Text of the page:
Scotland is one of my favorite places in the United Kingdom. It has beautiful landscapes, rich and colorful history and … delicious whisky! I have never been a great fun of whisky, but I suspect I did not really know how the proper one tastes until I went to Scotland.
If you are a big fun of whisky, you can be tempted to do the famous whisky trail. There are nine distilleries on the trail, but 2 of them offer free basic tours and free whisky shots and one of them – Dallas Dhu Historic Distillery – is included in Explorer Pass, so you can have at least five shots of whisky for almost free. Five? Hmm, yes, five and I will tell you in a minute why you can enjoy five shots of delicious whisky for free!
All nine distillates are located in one area, so if you are brave enough and your love for whisky is great, you can visit all of them in two days. However if you want to save some money and still have a great whisky experience – visit two or three of them.
The two distilaries offering a free guided tours and whisky shots are Glenfiddich and Glenlivet. In both of them you can taste the 12, 15 and 18 years old single malt whisky. Bare in mind that at Glenlivet you must choose one of the three, but Glenfiddich will spoil you with three generous shots per head! And I think these guys know what they do, as three shots are more than enough for average person 🙂
What do you need to make a great whisky? Firstly, you need barley. A lot of it!
Then you need some water to start malting process. This could take between 8 and 21 days, depends on the weather. When malt is dry, it is grinded to achieve a flour which is processed in a malt mill in the distillery itself. Then the grin is mixed with hot water in the mash tun. This could be done up to four times in order to obtain as much of a wort (sugary substance containing alcohol) as it is possible.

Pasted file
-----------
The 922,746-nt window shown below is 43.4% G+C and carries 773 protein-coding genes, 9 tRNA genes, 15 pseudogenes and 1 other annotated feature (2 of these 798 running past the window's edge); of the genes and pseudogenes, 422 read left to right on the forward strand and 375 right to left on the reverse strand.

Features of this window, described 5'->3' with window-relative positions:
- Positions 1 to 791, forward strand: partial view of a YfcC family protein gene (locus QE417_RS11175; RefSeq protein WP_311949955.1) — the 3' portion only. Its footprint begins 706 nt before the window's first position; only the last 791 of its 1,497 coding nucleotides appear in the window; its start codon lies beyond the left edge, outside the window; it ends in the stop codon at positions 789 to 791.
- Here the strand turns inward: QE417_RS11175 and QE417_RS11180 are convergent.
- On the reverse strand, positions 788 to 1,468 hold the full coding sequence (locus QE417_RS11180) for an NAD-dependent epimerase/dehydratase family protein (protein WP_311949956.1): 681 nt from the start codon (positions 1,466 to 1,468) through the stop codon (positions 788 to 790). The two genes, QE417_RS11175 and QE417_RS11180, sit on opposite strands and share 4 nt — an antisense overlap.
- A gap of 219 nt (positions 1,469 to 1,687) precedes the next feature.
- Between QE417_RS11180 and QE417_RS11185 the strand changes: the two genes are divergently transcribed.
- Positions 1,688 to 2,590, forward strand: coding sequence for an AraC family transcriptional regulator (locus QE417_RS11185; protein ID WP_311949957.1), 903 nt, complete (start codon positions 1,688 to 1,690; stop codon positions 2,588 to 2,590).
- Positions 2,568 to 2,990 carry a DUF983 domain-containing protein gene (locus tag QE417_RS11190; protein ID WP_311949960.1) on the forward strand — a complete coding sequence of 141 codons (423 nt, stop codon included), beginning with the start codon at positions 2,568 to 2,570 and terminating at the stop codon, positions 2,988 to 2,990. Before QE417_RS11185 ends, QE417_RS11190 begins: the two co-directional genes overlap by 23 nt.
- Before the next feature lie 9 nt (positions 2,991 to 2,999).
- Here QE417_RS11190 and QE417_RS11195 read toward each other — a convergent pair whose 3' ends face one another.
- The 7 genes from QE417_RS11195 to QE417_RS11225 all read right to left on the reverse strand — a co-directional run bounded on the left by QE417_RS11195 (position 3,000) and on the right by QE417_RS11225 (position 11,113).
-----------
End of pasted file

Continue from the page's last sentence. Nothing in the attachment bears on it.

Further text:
Then the product (wort) is located in wash back so yest can be added and impact on it.
Fermentation of wort will result in kind of beer, containing about 8% of alcohol. Up to now there is no real difference between producing beer and whisky.
The next big step is distillation – and this is when magic of whisky begins. This process will separate alcohol from water and other substances in wort. This happens in stills.
The stills are made of copper, as this material works perfectly when separating waters and spirits. They are heated with petrol, occasionally coal.
The process of distillation of the wort will contain two distillations – first will result in “low wine” with 21% of alcohol and second will give the “distillation heart”, containing between 63 and 72% of alcohol. Only product of second distillation will be casked and turned into proper whisky.
The aging process takes place in caskets previously used for bourbon and cherry, and a result – beautiful Scotch whisky! For the alcohol to be called whisky the aging process should take at least 3 years.
Even if you do not like Scottish whisky, the tours and history behind it is fascinating. However if you would like to know more about making whisky, its traditions and history not only in Scotland- visit here.